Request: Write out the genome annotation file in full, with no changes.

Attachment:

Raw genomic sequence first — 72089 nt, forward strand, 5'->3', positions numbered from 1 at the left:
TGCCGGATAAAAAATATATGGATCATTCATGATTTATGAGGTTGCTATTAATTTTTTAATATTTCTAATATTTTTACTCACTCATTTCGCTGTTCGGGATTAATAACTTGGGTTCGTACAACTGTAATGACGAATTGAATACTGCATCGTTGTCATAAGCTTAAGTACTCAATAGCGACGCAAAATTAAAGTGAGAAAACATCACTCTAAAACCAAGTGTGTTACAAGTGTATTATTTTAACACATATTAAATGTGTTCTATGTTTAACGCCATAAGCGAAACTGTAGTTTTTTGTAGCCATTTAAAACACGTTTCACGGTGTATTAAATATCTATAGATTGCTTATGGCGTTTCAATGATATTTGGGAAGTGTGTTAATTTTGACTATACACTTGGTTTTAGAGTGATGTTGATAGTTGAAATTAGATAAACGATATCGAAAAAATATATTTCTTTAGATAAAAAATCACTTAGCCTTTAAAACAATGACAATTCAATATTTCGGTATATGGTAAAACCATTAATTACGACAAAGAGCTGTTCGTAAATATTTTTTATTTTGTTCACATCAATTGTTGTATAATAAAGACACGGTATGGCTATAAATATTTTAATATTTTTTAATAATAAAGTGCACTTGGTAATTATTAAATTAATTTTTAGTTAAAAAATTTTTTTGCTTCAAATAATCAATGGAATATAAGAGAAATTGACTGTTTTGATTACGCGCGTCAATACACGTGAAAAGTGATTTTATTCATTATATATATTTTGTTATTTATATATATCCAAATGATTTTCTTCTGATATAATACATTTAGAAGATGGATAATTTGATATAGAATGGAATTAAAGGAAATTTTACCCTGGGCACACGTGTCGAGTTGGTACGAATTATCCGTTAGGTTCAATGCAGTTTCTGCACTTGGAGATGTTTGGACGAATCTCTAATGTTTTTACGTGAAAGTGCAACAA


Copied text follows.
Raw genomic sequence first — 72089 nt, forward strand, 5'->3', positions numbered from 1 at the left:
TGCCGGATAAAAAATATATGGATCATTCATGATTTATGAGGTTGCTATTAATTTTTTAATATTTCTAATATTTTTACTCACTCATTTCGCTGTTCGGGATTAATAACTTGGGTTCGTACAACTGTAATGACGAATTGAATACTGCATCGTTGTCATAAGCTTAAGTACTCAATAGCGACGCAAAATTAAAGTGAGAAAACATCACTCTAAAACCAAGTGTGTTACAAGTGTATTATTTTAACACATATTAAATGTGTTCTATGTTTAACGCCATAAGCGAAACTGTAGTTTTTTGTAGCCATTTAAAACACGTTTCACGGTGTATTAAATATCTATAGATTGCTTATGGCGTTTCAATGATATTTGGGAAGTGTGTTAATTTTGACTATACACTTGGTTTTAGAGTGATGTTGATAGTTGAAATTAGATAAACGATATCGAAAAAATATATTTCTTTAGATAAAAAATCACTTAGCCTTTAAAACAATGACAATTCAATATTTCGGTATATGGTAAAACCATTAATTACGACAAAGAGCTGTTCGTAAATATTTTTTATTTTGTTCACATCAATTGTTGTATAATAAAGACACGGTATGGCTATAAATATTTTAATATTTTTTAATAATAAAGTGCACTTGGTAATTATTAAATTAATTTTTAGTTAAAAAATTTTTTTGCTTCAAATAATCAATGGAATATAAGAGAAATTGACTGTTTTGATTACGCGCGTCAATACACGTGAAAAGTGATTTTATTCATTATATATATTTTGTTATTTATATATATCCAAATGATTTTCTTCTGATATAATACATTTAGAAGATGGATAATTTGATATAGAATGGAATTAAAGGAAATTTTACCCTGGGCACACGTGTCGAGTTGGTACGAATTATCCGTTAGGTTCAATGCAGTTTCTGCACTTGGAGATGTTTGGACGAATCTCTAATGTTTTTACGTGAAAGTGCAACAA